Candidate who ran in every constituency in Cork happy despite costs: 'I have three grandchildren, I will be able to tell them I made an attempt to change the system'

Candidate who ran in every constituency in Cork happy despite costs: 'I have three grandchildren, I will be able to tell them I made an attempt to change the system'
Sean O'Leary on a hospital trolley at CIT in Bishopstown.

DESPITE his election campaign taking a big toll on his finances, Independent candidate Seán O’Leary, says he is happy with his decision to run in 11 constituencies.

Whilst he failed to win a seat in the Dáil, Mr O’Leary is proud of the efforts he put into his campaign and the 985 first preference votes he got.

“I have three grandchildren and I’m glad I will be able to tell them in the future that I made an attempt to change the system, even though I wasn’t successful,” he told The Echo.

Mr O’Leary estimates that he spent approximately €7,500-€8,000 of his own money on his election campaign.

“That was money which I had saved to change my 14-year-old Yaris,” he said.

But despite the financial cost, Mr O’Leary has no regrets.

“If the financials had permitted me, I would have ran in more constituencies,” he added.

The Kerry Pike local ran in all five Cork constituencies, as well as five Dublin constituencies and in his native Kerry. His campaign trail saw him take an unusual approach — sleeping on the streets to highlight the issue of rampant homelessness and canvassing from a hospital trolley to highlight the broken healthcare system.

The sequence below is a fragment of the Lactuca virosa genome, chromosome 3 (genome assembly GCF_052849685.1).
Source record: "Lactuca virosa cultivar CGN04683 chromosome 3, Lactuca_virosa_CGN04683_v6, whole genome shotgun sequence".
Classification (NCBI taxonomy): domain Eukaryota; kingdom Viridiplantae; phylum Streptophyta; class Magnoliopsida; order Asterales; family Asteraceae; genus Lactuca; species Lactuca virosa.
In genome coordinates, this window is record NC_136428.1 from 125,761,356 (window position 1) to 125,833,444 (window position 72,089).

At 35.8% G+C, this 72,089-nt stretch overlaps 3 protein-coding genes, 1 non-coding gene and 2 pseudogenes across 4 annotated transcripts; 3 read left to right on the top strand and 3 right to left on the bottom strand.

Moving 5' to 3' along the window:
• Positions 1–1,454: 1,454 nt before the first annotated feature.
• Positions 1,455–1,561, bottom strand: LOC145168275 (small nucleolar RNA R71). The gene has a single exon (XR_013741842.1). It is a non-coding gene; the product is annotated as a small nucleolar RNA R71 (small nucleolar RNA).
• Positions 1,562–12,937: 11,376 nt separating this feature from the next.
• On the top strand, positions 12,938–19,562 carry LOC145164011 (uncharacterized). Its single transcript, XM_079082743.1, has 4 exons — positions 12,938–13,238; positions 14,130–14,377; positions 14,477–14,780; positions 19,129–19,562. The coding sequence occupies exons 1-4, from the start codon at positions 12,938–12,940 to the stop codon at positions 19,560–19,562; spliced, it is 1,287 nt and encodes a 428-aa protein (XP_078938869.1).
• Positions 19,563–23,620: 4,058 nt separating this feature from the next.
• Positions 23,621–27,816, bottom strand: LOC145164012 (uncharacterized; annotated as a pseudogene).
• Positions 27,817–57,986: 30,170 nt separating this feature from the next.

Mr O’Leary also offered up his camper van to the homeless every night of his campaign.

“I didn’t go to any doors and I only printed two election posters which I attached to the hospital trolley,” said the father of six, who felt that his unique canvassing highlighted the key national issues in a more powerful way.

In immersing himself in the issue of homelessness Mr O’Leary said he was disappointed at the apathetic attitude people showed towards him when he was sleeping rough.

“Most people just walked past,” he said. “What I will say however is that the people that did stop would make a big effort and stay and chat for a while.

“One day I woke up and there was some change and food next to me.”

Mr O’Leary said that he is making every effort to help the homeless, despite the fact that he did not get a seat in Dáil Eireann. “I’ve been putting away money every week to help a homeless individual get accommodation,” said the CIT lab technician.

Mr O’Leary, who is also the owner of a bicycle tours company, said he would like to see more business people in the political sphere.

“We need more business people in politics,” he said.”

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